Venture fund to help MENA ‘techies’ launch startups

The Fenox Global Fund IV seeks to attract $100m from investors to provide funding for businesses across the MENA region, Asia and the US

As the Middle East and North Africa (MENA) region grapples with the highest levels of unemployment globally, a new venture capital fund offers a growing number of entrepreneurs in the tech sector the chance to take their ideas to the next level.

The Fenox Global Fund IV seeks to attract $100m from investors to provide seed, Series A and pre-IPO funding for businesses across the MENA region, Asia and the United States. Silicon Valley-based investment firm Fenox Venture Capital started the fund, along with Innovation 360, a consultancy headquartered in Dubai.

“There are a lot of promising start-ups (in the MENA region), a lot of promising opportunities left to die without the proper financing. There are different channels of financing but we don’t feel they are suitable for high-tech at the moment,” said Kamal Hassan, Fenox General Partner and president of Innovation 360.

Kamal said the company has been investing in startups for more than three years, mainly focusing on pre-seed, accelerator level and some seed level funding. However, there is a “serious gap in venture capital level funding” that is not met by the banking and finance sector, which is not the right channel for high-tech firms at the moment, he explained. Almost half of the fund will be allocated to the MENA region, said Hassan.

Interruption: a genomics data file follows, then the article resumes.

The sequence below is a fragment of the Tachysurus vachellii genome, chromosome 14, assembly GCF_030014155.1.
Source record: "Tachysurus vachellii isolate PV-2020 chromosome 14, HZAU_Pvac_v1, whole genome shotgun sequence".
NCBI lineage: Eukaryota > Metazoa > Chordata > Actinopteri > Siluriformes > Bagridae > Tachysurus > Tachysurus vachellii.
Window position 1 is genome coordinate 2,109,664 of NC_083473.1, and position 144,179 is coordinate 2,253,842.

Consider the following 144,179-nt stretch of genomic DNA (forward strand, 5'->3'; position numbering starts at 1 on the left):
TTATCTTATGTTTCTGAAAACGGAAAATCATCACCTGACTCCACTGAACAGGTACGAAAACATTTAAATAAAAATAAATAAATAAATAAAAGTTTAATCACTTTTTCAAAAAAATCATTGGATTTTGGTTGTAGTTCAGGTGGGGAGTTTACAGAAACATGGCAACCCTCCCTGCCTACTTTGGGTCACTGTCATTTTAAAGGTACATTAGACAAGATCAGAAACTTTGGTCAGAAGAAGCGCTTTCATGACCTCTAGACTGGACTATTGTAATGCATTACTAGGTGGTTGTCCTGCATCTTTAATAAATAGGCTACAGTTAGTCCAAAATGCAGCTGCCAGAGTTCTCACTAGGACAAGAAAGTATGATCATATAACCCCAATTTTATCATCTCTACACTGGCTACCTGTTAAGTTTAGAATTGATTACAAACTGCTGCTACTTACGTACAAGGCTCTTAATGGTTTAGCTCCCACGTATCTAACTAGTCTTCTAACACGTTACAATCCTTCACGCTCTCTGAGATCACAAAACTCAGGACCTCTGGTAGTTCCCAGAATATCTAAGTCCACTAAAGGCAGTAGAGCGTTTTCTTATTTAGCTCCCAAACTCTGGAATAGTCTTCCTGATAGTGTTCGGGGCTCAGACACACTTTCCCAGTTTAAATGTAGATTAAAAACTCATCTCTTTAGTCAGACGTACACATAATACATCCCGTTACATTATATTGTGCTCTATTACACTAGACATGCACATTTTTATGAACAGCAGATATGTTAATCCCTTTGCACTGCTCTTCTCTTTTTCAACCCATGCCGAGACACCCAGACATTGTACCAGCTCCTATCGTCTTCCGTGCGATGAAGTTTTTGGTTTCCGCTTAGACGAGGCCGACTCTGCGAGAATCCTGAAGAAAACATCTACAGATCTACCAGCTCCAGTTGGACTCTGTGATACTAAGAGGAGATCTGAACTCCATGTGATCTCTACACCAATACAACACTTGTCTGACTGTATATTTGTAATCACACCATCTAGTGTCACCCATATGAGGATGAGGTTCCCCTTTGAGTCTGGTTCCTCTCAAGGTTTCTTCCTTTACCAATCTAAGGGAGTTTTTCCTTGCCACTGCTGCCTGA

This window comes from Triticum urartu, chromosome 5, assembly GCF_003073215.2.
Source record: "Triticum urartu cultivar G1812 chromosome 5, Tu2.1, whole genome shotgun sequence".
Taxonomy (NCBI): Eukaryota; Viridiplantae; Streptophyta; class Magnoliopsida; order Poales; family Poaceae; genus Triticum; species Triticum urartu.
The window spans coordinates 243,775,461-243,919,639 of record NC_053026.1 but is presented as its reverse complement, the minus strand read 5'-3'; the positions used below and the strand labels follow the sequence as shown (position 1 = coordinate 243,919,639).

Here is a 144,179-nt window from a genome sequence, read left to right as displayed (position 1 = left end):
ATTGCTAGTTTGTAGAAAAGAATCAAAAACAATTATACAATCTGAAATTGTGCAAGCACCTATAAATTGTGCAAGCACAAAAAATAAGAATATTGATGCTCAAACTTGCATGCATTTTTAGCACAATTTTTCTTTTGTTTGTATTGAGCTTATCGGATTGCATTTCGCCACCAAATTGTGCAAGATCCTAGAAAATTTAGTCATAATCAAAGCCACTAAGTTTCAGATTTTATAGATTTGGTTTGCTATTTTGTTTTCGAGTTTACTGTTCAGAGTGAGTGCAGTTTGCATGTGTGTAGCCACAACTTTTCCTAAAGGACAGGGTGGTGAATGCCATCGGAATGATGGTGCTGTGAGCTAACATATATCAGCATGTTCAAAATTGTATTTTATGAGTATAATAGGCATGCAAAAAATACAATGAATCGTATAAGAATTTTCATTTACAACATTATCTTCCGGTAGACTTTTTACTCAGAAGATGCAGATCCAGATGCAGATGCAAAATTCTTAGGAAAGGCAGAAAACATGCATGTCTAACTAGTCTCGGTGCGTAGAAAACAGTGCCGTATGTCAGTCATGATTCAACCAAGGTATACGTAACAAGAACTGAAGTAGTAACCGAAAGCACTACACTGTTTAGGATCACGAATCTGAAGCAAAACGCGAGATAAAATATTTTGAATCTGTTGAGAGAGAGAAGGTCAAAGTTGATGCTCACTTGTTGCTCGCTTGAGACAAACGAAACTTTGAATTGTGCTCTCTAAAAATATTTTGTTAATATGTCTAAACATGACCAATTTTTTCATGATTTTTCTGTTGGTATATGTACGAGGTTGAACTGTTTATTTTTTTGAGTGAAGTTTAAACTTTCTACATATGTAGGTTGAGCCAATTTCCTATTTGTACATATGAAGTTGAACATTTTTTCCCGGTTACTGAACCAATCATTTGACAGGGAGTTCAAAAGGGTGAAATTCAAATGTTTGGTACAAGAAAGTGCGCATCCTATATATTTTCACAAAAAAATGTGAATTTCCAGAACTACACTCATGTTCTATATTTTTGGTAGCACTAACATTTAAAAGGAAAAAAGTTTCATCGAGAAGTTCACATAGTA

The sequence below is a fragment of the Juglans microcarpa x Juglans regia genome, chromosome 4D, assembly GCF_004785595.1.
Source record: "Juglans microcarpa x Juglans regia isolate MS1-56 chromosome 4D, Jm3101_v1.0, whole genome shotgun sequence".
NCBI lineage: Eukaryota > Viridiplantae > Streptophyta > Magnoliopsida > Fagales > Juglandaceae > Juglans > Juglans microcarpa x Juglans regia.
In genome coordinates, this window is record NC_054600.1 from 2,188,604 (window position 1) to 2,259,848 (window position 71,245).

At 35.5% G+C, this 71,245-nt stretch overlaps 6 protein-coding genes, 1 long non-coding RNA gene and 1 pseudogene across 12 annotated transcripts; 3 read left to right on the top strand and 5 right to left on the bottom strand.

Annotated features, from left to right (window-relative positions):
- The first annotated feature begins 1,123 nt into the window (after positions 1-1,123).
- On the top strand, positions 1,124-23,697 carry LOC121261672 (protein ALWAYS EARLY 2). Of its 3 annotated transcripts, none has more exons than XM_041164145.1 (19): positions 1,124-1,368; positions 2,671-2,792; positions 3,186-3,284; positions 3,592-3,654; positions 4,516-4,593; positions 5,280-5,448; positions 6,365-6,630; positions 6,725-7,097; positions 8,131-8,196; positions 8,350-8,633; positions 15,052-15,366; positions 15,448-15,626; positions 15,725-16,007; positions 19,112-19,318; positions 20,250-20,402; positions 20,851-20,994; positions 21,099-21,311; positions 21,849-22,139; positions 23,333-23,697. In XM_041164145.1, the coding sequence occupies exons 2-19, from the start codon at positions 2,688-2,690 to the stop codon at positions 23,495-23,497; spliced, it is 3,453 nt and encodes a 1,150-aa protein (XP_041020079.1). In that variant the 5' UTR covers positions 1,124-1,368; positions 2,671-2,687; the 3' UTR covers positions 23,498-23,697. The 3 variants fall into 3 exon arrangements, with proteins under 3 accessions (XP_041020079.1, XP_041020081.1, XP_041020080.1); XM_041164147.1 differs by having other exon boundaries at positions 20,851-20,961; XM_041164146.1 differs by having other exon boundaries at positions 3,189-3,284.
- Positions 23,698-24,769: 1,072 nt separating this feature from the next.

While investors are still joining in the fund, deployment of capital in start-ups is expected to commence between February and March of 2015, he added.

The fund will seek to invest in information technology startups – including Internet, computer hardware and software, and communications – as well as startups in the area of healthcare technology and clean tech.

“We believe there are great opportunities to grow beyond just the region and to be global start-ups, even in Silicon Valley coming out of here so we need to give them opportunities through this type of funding,” said Hassan. “There is demand but also lack of supply so we are filling a gap.”

The unemployment rate among the youth in the MENA region is the highest in the world, according to the World Bank. About a quarter of the region’s young population are seeking employment in jobs that are unavailable, according to a report published last year.

A recent survey by the Middle East’s biggest jobs website of working people born between 1980 and 1996, showed that 59 per cent of them relied on family for supplementary income, 28 per cent struggled to make ends meet, and 79 per cent identified finding a job as the biggest challenge of their generation.

While the recent venture fund will help create some jobs in the tech sector, it only caters to a small group of people.

“The high tech is a sector that does not create massive job opportunities because it employs very talented people. You can have a start up that can be valued at millions and hundreds of millions with 20 people in it,” Hassan said. “But am I fulfilling the need for blue-collar jobs? No, I’m not. I’m creating opportunities and start-ups that will create very specialised jobs and that’s what we need.”